Here's a familiar tale: a sketchy Kickstarter project promises an exciting new product, raises thousands of dollars, tanks, and never actually delivers on the goods. But last week, for the first time ever, that well-worn story came to a different ending.
The Federal Trade Commission took legal action against a crowdfunder last week, requiring him to pay back the money he had raised in its first ever crowdfunding case. The case involved a board game called The Doom That Came to Atlantic City. The Doom was kind of a dark spin on Monopoly, featuring gargoyle player pieces and incorporating lore from horror writer H.P. Lovecraft's canon. It had been in development for more than a decade before the game creators finally found a board game company called Forking Path that agreed to pick it up and raise the funds needed to make it a reality.
Between May and June of 2012, Forking Path owner Erik Chevalier successfully raised more than $100,000 on Kickstarter to make the game. But over a year later, without shipping any of the promised rewards, he announced the whole project had been killed.
Chevalier said the costs of trying to get the game off the ground ate up the money raised, but the FTC says in reality, he just kept all the money for himself. Chevalier agreed to a settlement order to pay $111,793.71, which the FTC would have used to issue refunds, but the judgement was suspended because Chevalier is broke, which doesn't make for a very satisfying ending to the story.
Still, it marked the first time the FTC had taken action against a shady crowdfunding campaign and served as an example to other would-be scammers that just because you're using Kickstarter, doesn't mean you can rip people off. But there are a lot of sketchy Kickstarters and IndieGoGo campaigns out there, so why has the agency only cracked down on one little board game?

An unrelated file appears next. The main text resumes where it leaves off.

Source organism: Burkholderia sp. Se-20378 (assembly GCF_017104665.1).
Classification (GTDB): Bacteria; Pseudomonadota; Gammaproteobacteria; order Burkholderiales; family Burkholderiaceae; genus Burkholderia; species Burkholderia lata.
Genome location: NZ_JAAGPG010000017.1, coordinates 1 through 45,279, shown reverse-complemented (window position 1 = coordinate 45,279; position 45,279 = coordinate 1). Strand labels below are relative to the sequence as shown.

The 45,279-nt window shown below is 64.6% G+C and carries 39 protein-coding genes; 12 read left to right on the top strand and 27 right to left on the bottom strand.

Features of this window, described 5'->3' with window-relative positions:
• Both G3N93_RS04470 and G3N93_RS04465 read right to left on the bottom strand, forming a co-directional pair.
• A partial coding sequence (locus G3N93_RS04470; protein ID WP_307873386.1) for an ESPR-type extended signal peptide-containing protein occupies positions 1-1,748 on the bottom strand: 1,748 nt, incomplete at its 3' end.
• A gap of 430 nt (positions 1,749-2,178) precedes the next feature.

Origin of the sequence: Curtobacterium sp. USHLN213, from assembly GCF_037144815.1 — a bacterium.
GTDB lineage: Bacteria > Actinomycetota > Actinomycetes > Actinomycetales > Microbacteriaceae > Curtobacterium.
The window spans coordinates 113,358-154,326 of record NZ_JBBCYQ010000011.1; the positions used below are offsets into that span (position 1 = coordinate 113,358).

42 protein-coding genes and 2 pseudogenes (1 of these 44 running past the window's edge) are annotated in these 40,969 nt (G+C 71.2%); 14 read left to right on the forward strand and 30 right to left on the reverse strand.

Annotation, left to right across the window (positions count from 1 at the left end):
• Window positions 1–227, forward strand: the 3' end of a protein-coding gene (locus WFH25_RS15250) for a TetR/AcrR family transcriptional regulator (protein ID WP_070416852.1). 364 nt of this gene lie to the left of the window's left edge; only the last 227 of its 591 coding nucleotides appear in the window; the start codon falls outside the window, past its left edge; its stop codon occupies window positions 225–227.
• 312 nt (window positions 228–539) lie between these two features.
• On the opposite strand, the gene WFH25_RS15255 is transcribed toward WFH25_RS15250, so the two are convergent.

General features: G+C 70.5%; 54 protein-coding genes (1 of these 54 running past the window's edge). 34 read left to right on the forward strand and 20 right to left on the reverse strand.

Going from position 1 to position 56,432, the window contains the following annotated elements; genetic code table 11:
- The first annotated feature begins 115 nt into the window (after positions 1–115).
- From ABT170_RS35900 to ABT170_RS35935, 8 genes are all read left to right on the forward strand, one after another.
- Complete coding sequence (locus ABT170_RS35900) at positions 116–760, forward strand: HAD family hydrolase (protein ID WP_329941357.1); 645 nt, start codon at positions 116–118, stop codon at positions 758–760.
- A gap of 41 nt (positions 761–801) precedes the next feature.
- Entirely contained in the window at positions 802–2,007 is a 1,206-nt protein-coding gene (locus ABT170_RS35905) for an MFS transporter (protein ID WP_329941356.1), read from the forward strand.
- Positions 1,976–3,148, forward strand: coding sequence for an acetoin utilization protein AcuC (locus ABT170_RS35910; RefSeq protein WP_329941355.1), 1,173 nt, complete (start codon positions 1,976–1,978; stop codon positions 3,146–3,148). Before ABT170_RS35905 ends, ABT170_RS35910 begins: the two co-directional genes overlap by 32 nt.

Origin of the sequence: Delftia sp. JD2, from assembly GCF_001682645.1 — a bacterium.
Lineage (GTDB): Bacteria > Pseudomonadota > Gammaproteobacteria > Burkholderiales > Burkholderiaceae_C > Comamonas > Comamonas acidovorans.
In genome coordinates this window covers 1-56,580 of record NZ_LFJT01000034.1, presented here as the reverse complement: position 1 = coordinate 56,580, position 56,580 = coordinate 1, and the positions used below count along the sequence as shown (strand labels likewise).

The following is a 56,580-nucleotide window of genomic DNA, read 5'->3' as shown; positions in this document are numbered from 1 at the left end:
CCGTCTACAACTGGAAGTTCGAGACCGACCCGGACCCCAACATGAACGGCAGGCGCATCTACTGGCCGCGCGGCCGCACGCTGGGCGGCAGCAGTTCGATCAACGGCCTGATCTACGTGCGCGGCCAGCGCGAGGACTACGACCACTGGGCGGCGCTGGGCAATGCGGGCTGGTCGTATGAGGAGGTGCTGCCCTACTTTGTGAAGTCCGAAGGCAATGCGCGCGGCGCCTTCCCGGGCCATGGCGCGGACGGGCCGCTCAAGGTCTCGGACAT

Sandhya Brown, the assistant director in the financial practices department at the FTC, told me even if a crowdfunding campaign is sketchy, or lame, or the product ends up being really crappy, unless the creator intentionally misleads the backers, it's not illegal.
"I'd hate to say it doesn't count, but it would be a tougher call," Brown said over the phone. "The core of what would concern us is the extent to which a crowdfunder is making promises that they're not delivering on."
Brown said that could be anything from lying about how the funds raised are going to be used to lying about what the rewards will be for certain levels. In the case of The Doom, the FTC alleges Chevalier lied about pretty much everything.
"There is some additional room for mischief."
Kevin Thompson was one of the original backers of The Doom on Kickstarter, contributing $150, which was supposed to earn him a copy of the game, pewter game pieces, and a T-shirt. When Chevalier announced the game wasn't going to be made, and the original creators seemed as baffled as anyone, Thompson said things started to smell fishy.